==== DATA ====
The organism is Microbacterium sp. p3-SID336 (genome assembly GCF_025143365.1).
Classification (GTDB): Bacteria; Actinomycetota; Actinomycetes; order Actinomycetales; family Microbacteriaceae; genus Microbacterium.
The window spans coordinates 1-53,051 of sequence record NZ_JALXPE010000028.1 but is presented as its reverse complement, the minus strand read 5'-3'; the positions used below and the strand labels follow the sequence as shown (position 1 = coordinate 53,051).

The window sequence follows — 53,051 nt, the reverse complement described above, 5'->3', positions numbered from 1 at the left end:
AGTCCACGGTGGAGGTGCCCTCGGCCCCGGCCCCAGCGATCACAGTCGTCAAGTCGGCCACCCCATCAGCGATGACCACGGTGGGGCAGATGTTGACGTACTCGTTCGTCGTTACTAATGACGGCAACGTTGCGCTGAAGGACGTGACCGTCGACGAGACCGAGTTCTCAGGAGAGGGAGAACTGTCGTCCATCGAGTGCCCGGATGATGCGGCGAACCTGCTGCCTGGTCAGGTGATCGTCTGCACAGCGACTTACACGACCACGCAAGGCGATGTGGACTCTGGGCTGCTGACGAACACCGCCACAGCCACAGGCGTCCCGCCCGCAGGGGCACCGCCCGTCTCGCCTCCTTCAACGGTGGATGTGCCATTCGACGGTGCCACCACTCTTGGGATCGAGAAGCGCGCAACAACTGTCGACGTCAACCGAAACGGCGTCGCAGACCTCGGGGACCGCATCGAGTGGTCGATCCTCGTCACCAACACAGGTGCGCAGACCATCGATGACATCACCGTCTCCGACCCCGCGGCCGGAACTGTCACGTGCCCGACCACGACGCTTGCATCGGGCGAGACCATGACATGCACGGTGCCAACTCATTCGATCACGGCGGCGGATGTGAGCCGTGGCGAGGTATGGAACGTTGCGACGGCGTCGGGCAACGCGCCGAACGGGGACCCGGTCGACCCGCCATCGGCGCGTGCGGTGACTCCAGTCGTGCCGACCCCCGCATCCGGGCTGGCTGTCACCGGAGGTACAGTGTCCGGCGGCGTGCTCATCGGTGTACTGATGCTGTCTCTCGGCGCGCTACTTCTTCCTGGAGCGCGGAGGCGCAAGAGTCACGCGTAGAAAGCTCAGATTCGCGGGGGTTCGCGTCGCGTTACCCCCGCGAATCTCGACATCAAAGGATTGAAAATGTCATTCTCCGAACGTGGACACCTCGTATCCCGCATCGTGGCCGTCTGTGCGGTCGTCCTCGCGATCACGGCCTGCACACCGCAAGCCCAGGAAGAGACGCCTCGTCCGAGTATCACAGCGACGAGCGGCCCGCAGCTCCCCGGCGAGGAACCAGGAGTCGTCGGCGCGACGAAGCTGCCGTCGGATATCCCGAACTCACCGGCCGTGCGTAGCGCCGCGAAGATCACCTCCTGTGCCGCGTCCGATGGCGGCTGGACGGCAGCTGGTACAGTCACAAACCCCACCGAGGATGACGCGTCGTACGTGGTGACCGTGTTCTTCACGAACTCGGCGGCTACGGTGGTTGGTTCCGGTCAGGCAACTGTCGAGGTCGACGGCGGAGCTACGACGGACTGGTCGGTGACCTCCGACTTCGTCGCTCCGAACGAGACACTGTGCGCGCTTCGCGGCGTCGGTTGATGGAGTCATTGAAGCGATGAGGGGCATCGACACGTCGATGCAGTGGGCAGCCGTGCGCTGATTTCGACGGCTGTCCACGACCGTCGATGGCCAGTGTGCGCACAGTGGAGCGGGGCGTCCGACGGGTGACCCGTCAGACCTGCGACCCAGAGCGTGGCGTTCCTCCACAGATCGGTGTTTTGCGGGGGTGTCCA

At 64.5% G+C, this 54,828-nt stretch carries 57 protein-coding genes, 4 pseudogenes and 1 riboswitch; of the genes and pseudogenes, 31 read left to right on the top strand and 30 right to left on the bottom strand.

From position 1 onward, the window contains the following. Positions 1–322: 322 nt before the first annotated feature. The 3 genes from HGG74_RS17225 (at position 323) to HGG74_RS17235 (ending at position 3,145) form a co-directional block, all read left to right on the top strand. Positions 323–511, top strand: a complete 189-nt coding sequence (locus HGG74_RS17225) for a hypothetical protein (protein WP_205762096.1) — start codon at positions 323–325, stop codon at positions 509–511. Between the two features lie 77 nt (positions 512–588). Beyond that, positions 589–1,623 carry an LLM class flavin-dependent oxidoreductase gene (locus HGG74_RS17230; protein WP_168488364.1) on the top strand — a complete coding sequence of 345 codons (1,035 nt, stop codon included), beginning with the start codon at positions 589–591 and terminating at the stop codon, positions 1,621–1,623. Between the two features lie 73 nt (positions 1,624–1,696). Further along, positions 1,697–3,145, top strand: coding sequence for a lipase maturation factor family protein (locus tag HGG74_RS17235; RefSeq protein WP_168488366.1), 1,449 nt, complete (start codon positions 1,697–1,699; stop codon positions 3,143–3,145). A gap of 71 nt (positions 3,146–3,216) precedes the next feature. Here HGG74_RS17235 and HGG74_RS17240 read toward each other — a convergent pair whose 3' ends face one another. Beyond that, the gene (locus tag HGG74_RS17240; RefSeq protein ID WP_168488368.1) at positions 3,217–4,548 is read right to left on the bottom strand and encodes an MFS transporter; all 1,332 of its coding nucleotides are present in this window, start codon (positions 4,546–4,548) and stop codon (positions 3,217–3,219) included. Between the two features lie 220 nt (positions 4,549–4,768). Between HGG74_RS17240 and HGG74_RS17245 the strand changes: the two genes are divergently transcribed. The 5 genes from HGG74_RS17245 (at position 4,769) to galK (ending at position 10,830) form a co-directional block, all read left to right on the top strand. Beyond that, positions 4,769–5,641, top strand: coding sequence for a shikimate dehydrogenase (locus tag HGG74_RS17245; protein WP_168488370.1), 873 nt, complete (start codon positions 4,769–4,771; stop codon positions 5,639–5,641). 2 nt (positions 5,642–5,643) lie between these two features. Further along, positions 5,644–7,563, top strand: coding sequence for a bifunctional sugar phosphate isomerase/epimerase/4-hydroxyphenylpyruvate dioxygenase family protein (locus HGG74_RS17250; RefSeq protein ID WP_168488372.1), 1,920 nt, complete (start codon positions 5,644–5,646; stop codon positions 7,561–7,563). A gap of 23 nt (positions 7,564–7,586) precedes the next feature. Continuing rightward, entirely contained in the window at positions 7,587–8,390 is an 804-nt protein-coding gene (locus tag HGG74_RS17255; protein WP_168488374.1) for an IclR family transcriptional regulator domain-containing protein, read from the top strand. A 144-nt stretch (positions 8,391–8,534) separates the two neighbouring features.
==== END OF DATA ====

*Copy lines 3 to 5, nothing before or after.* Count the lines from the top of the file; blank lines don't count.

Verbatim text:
The window spans coordinates 1-53,051 of sequence record NZ_JALXPE010000028.1 but is presented as its reverse complement, the minus strand read 5'-3'; the positions used below and the strand labels follow the sequence as shown (position 1 = coordinate 53,051).

The window sequence follows — 53,051 nt, the reverse complement described above, 5'->3', positions numbered from 1 at the left end:
AGTCCACGGTGGAGGTGCCCTCGGCCCCGGCCCCAGCGATCACAGTCGTCAAGTCGGCCACCCCATCAGCGATGACCACGGTGGGGCAGATGTTGACGTACTCGTTCGTCGTTACTAATGACGGCAACGTTGCGCTGAAGGACGTGACCGTCGACGAGACCGAGTTCTCAGGAGAGGGAGAACTGTCGTCCATCGAGTGCCCGGATGATGCGGCGAACCTGCTGCCTGGTCAGGTGATCGTCTGCACAGCGACTTACACGACCACGCAAGGCGATGTGGACTCTGGGCTGCTGACGAACACCGCCACAGCCACAGGCGTCCCGCCCGCAGGGGCACCGCCCGTCTCGCCTCCTTCAACGGTGGATGTGCCATTCGACGGTGCCACCACTCTTGGGATCGAGAAGCGCGCAACAACTGTCGACGTCAACCGAAACGGCGTCGCAGACCTCGGGGACCGCATCGAGTGGTCGATCCTCGTCACCAACACAGGTGCGCAGACCATCGATGACATCACCGTCTCCGACCCCGCGGCCGGAACTGTCACGTGCCCGACCACGACGCTTGCATCGGGCGAGACCATGACATGCACGGTGCCAACTCATTCGATCACGGCGGCGGATGTGAGCCGTGGCGAGGTATGGAACGTTGCGACGGCGTCGGGCAACGCGCCGAACGGGGACCCGGTCGACCCGCCATCGGCGCGTGCGGTGACTCCAGTCGTGCCGACCCCCGCATCCGGGCTGGCTGTCACCGGAGGTACAGTGTCCGGCGGCGTGCTCATCGGTGTACTGATGCTGTCTCTCGGCGCGCTACTTCTTCCTGGAGCGCGGAGGCGCAAGAGTCACGCGTAGAAAGCTCAGATTCGCGGGGGTTCGCGTCGCGTTACCCCCGCGAATCTCGACATCAAAGGATTGAAAATGTCATTCTCCGAACGTGGACACCTCGTATCCCGCATCGTGGCCGTCTGTGCGGTCGTCCTCGCGATCACGGCCTGCACACCGCAAGCCCAGGAAGAGACGCCTCGTCCGAGTATCACAGCGACGAGCGGCCCGCAGCTCCCCGGCGAGGAACCAGGAGTCGTCGGCGCGACGAAGCTGCCGTCGGATATCCCGAACTCACCGGCCGTGCGTAGCGCCGCGAAGATCACCTCCTGTGCCGCGTCCGATGGCGGCTGGACGGCAGCTGGTACAGTCACAAACCCCACCGAGGATGACGCGTCGTACGTGGTGACCGTGTTCTTCACGAACTCGGCGGCTACGGTGGTTGGTTCCGGTCAGGCAACTGTCGAGGTCGACGGCGGAGCTACGACGGACTGGTCGGTGACCTCCGACTTCGTCGCTCCGAACGAGACACTGTGCGCGCTTCGCGGCGTCGGTTGATGGAGTCATTGAAGCGATGAGGGGCATCGACACGTCGATGCAGTGGGCAGCCGTGCGCTGATTTCGACGGCTGTCCACGACCGTCGATGGCCAGTGTGCGCACAGTGGAGCGGGGCGTCCGACGGGTGACCCGTCAGACCTGCGACCCAGAGCGTGGCGTTCCTCCACAGATCGGTGTTTTGCGGGGGTGTCCA